LANSING, Mich. (AP) — Gov. Rick Snyder on Wednesday became the sixth Republican governor to back the extension of Medicaid coverage under the Obama administration's health care overhaul, setting the stage for a potential fight with members of his own party who control the Legislature.
"It's a win for all," Snyder said at a Lansing hospital the day before he proposes his next state budget. Snyder was flanked by doctors, nurses and health officials who support the expansion of taxpayer-funded health insurance to about 470,000 Michigan residents.
"This is saving money and improving lives," he said of the expansion when asked about the GOP's opposition to President Barack Obama's signature domestic achievement. "This improves lives at an individual level, where these people can hopefully have a great opportunity to have employment. ... It's a tremendous gain at the individual and family level."
Snyder said the chance to cover nearly half of the state's uninsured is "huge," adding that he is comfortable the health care system can handle the extra caseload.
The federal health care law gives states the option to accept the expansion, refuse it or postpone a decision. But there are benefits for states that choose to expand Medicaid.
The federal government will pick up the entire cost in the first three years and 90 percent over the long haul.
In 30 states led by Republican governors, six governors have now called for enlarging Medicaid. Ohio's John Kasich earlier this week reiterated his opposition to what he called "Obamacare" and the requirement that people have health insurance but said expansion makes sense for Ohio. But Pennsylvania's Tom Corbett said Tuesday he will not pursue an expansion, at least for now, echoing complaints of other Republican governors about the cost, inflexibility and inefficiency of Medicaid.
Snyder is expected to run into resistance from some Republican lawmakers opposed to the health law. Hospitals, doctors and others in favor of Medicaid expansion joined Snyder at his announcement.
He said Medicaid expansion would save the state $200 million a year initially because more people who now receive mental health services and medical care from state-funded programs will instead be covered with federal money. He called for setting aside $100 million a year of those savings so Michigan can kick in for new enrollees down the line. He said the expansion would effectively cost Michigan nothing until 2035.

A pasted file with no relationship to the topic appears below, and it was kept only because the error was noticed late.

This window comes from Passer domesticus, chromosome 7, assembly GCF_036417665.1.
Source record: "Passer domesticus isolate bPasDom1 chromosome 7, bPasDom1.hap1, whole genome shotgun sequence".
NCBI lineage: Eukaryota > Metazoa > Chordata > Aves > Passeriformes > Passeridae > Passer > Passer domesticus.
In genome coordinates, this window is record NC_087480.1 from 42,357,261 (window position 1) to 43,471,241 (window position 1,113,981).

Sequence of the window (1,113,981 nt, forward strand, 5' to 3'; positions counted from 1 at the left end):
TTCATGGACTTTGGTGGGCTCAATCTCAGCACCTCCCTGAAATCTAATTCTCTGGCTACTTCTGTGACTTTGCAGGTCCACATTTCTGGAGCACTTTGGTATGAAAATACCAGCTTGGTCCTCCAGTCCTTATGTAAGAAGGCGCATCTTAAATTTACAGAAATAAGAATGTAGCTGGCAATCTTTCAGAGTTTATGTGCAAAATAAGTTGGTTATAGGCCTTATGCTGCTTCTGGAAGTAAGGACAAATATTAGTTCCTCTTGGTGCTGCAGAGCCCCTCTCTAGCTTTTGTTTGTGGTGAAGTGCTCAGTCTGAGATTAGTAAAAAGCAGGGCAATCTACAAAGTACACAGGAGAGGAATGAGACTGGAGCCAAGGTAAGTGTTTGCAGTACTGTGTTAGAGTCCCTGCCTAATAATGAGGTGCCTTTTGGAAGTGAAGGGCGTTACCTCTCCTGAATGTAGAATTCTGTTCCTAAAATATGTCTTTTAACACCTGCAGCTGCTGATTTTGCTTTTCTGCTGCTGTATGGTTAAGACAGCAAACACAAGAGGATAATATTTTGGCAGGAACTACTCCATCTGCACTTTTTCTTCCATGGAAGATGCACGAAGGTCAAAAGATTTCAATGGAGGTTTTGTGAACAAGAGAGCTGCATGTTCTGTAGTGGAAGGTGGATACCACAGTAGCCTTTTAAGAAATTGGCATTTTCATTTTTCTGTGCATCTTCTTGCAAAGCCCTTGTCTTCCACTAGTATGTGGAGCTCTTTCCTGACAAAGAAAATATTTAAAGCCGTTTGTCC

This is the second time in less than 18 months that Snyder has bucked some in his own party on a major health care question.
His call to implement a state-run online marketplace where the uninsured can get taxpayer-subsidized private coverage died in the GOP-controlled Legislature. Michigan now is on the path toward a partnership exchange controlled primarily by the federal government.
By expanding Medicaid in 2014, Michigan could add about 470,000 people to a program that already serves about one in five state residents.
Three years of full federal funding for newly eligible enrollees are available from 2014 through 2016, gradually phasing down to 90 percent in 2020 and after. The match rate for existing Medicaid participants is 66 percent.
To qualify, household income must be below 138 percent of the federal poverty level, about $15,000 for an individual.
Conservatives are concerned deficit-burdened Washington will renege on the 90-percent deal and also have a philosophical resistance to expanding government programs, particularly one as large as Medicaid.
Rep. Joe Haveman, a Holland Republican who chairs the House Appropriations Committee said Synder's proposal deserves a closer look but Republicans have questions.
"The federal government has a long history of promising support for long-term government programs and then coming up well short when the time comes to honor their commitment," Haveman said in a statement. "We are going to do what's best for the people we serve and do our homework on this proposal before committing one way or the other. Michigan residents deserve that."
Email David Eggert at deggert(at)ap.org and follow him at http://twitter.com/DavidEggert00